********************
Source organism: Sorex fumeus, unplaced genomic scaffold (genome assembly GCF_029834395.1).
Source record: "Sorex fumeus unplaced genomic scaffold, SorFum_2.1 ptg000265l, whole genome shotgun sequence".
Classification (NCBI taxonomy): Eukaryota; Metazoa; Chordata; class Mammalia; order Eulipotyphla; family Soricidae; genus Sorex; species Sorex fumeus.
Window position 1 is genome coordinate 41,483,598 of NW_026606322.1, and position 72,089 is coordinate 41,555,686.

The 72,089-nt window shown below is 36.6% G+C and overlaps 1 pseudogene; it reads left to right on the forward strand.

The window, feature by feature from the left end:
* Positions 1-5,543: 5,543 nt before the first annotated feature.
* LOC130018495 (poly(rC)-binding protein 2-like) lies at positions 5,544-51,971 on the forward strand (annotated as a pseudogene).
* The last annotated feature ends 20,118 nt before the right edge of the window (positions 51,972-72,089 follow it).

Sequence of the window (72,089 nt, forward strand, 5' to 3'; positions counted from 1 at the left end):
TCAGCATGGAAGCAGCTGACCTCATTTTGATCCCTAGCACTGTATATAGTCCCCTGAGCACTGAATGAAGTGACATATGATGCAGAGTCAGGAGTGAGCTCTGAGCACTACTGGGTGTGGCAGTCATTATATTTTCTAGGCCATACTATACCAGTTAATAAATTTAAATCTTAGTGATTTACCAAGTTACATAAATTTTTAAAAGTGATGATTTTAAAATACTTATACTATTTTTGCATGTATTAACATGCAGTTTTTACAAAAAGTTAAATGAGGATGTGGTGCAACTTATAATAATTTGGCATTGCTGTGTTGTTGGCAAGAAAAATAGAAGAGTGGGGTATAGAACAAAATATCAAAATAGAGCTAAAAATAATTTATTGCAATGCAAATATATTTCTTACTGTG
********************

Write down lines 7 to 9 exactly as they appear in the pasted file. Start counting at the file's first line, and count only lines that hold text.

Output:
* Positions 1-5,543: 5,543 nt before the first annotated feature.
* LOC130018495 (poly(rC)-binding protein 2-like) lies at positions 5,544-51,971 on the forward strand (annotated as a pseudogene).
* The last annotated feature ends 20,118 nt before the right edge of the window (positions 51,972-72,089 follow it).